Cosmic John gave me an explosive fist bump.  He didn’t like how Clay’s mom was so over-protective and allowed Clay to be introverted.  He got Clay’s half brother, Cheyne Magnusson, to finally talk after two years of not talking to each other.  He said that people had to work together all the time, and it’s good not to give special treatment to anyone just because of a disability.  If anything, people with learning disabilities are far more gifted than us “normal people.”  We chatted a few more minutes, and I told him I had to go catch some waves.  He gave me another fist bump and told me to have a great time. 

The water here was amazing too.  It wasn’t too cold, but the water felt clean and looked clear.  I tried to take in every thing, moment by moment, and caught myself thinking about other things while in the line up.  Girls, music, what to do tomorrow, who to surf with tomorrow, and what not.  I erased those thoughts as soon as I got them, and Just Enjoyed The Surf.  The soundtrack in my head was still the song that played right before we parked.  This was very similar to the Innersections online qualifier for Clay Marzo that I’ve watched over a hundred times. 

I saw Matt catch his first wave as I paddled out.  He took a close out left.  I hooted him but paddled away from him, all the way towards the jetty. 

I saw Dais catch some good ones in the first minutes of our session.  The waves were pitchy, but he was still able to manage a quick pop up to get to his feet, and go right, racing against the detonating lip behind him.  The waves were breaking fast, and they would usually out run him.  He said the waves were pretty fast, but he adjusted accordingly what the situation gave him, and he succeeded.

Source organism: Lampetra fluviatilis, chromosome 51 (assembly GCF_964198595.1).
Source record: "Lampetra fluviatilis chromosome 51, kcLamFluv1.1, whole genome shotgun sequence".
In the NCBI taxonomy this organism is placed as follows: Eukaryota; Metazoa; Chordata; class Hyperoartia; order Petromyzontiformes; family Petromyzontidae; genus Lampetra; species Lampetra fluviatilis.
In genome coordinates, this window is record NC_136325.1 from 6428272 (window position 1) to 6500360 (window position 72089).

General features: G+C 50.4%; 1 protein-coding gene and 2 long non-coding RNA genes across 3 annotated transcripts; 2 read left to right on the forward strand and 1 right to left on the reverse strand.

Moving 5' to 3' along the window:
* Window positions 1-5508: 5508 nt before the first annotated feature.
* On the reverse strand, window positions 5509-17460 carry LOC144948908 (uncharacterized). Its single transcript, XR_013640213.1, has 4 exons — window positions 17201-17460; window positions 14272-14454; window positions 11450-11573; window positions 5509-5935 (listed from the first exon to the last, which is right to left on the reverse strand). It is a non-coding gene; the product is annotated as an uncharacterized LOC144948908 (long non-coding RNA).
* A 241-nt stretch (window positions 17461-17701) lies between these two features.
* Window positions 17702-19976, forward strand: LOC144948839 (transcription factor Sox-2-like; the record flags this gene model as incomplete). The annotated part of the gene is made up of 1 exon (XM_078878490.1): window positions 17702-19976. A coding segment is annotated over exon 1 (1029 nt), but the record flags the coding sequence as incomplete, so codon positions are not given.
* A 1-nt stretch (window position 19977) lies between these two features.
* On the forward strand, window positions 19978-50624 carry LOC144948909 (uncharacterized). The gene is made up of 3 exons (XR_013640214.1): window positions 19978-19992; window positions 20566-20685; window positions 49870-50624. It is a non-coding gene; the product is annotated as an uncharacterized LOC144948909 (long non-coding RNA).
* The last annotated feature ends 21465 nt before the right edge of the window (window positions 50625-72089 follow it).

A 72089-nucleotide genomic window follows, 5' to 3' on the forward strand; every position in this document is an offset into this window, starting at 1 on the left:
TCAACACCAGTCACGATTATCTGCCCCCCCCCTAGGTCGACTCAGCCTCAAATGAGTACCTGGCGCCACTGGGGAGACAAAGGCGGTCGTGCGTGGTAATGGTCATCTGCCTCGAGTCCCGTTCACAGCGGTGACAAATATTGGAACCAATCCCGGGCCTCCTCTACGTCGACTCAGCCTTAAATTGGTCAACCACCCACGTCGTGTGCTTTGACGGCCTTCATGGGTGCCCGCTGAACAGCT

On more than one occasion, I saw Dais go for some questionable waves, and see his surfboard just fly up after the white wash mauled him into the shore pound.  His board flew up at least five feet on these wipe outs, but he came back up, smiling and running back to the line up to paddle for more. 

I saw two female figures pointing out towards my direction, but I didn’t see a baby, so I figured it wasn’t Kiyo-chan and Keira.  I went back to my surfing.  I then see a man with a cute baby in pink, and immediately knew it was Keira.  I may be blind, but I could see her pink hoodie!  I paddled in to say hi to Blaine and Keira.  They said Kiyo-chan and Gwen (Keira’s older sister “Nene chan”) went all the way south to look for me, but Blaine knew I would be here.  He told me that they would be back, and I should keep on surfing.